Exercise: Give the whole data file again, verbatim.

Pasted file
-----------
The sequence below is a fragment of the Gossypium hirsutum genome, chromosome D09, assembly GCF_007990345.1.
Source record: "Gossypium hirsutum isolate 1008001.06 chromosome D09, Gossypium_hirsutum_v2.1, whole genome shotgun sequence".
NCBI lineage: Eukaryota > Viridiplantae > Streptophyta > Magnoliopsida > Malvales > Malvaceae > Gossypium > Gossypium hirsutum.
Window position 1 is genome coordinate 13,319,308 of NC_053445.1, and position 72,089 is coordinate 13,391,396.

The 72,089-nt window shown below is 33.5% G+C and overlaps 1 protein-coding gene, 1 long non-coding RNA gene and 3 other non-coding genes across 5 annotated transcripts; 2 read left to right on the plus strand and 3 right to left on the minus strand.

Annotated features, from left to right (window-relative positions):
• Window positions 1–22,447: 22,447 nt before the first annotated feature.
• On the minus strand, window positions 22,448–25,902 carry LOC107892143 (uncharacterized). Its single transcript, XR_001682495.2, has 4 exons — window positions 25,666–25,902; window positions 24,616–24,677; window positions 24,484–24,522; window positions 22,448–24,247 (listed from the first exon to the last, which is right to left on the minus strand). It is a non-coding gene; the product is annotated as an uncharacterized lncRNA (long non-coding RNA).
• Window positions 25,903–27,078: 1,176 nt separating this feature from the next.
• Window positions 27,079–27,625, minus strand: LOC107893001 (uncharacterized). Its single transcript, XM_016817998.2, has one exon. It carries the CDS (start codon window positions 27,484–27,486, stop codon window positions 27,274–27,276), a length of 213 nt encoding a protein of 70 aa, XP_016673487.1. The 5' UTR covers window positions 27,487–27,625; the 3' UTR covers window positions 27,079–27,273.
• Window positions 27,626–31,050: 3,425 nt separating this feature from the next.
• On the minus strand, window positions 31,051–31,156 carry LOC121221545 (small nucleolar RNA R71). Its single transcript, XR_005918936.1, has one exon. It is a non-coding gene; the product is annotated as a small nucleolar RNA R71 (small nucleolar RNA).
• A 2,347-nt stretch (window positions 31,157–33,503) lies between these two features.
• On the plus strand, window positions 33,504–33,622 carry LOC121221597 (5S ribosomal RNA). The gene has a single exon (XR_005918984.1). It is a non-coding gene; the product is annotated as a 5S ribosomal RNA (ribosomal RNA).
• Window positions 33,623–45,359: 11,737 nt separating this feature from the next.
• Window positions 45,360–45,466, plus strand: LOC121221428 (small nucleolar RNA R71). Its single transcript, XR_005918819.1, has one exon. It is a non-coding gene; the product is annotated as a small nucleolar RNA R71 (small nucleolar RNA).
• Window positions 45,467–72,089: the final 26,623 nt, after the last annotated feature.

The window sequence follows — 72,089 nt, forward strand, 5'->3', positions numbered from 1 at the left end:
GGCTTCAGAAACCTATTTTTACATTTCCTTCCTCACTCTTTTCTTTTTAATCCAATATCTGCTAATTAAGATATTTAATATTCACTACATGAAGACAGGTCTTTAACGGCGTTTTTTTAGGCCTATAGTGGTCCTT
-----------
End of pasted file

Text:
The sequence below is a fragment of the Gossypium hirsutum genome, chromosome D09, assembly GCF_007990345.1.
Source record: "Gossypium hirsutum isolate 1008001.06 chromosome D09, Gossypium_hirsutum_v2.1, whole genome shotgun sequence".
NCBI lineage: Eukaryota > Viridiplantae > Streptophyta > Magnoliopsida > Malvales > Malvaceae > Gossypium > Gossypium hirsutum.
Window position 1 is genome coordinate 13,319,308 of NC_053445.1, and position 72,089 is coordinate 13,391,396.

The 72,089-nt window shown below is 33.5% G+C and overlaps 1 protein-coding gene, 1 long non-coding RNA gene and 3 other non-coding genes across 5 annotated transcripts; 2 read left to right on the plus strand and 3 right to left on the minus strand.

Annotated features, from left to right (window-relative positions):
• Window positions 1–22,447: 22,447 nt before the first annotated feature.
• On the minus strand, window positions 22,448–25,902 carry LOC107892143 (uncharacterized). Its single transcript, XR_001682495.2, has 4 exons — window positions 25,666–25,902; window positions 24,616–24,677; window positions 24,484–24,522; window positions 22,448–24,247 (listed from the first exon to the last, which is right to left on the minus strand). It is a non-coding gene; the product is annotated as an uncharacterized lncRNA (long non-coding RNA).
• Window positions 25,903–27,078: 1,176 nt separating this feature from the next.
• Window positions 27,079–27,625, minus strand: LOC107893001 (uncharacterized). Its single transcript, XM_016817998.2, has one exon. It carries the CDS (start codon window positions 27,484–27,486, stop codon window positions 27,274–27,276), a length of 213 nt encoding a protein of 70 aa, XP_016673487.1. The 5' UTR covers window positions 27,487–27,625; the 3' UTR covers window positions 27,079–27,273.
• Window positions 27,626–31,050: 3,425 nt separating this feature from the next.
• On the minus strand, window positions 31,051–31,156 carry LOC121221545 (small nucleolar RNA R71). Its single transcript, XR_005918936.1, has one exon. It is a non-coding gene; the product is annotated as a small nucleolar RNA R71 (small nucleolar RNA).
• A 2,347-nt stretch (window positions 31,157–33,503) lies between these two features.
• On the plus strand, window positions 33,504–33,622 carry LOC121221597 (5S ribosomal RNA). The gene has a single exon (XR_005918984.1). It is a non-coding gene; the product is annotated as a 5S ribosomal RNA (ribosomal RNA).
• Window positions 33,623–45,359: 11,737 nt separating this feature from the next.
• Window positions 45,360–45,466, plus strand: LOC121221428 (small nucleolar RNA R71). Its single transcript, XR_005918819.1, has one exon. It is a non-coding gene; the product is annotated as a small nucleolar RNA R71 (small nucleolar RNA).
• Window positions 45,467–72,089: the final 26,623 nt, after the last annotated feature.

The window sequence follows — 72,089 nt, forward strand, 5'->3', positions numbered from 1 at the left end:
GGCTTCAGAAACCTATTTTTACATTTCCTTCCTCACTCTTTTCTTTTTAATCCAATATCTGCTAATTAAGATATTTAATATTCACTACATGAAGACAGGTCTTTAACGGCGTTTTTTTAGGCCTATAGTGGTCCTT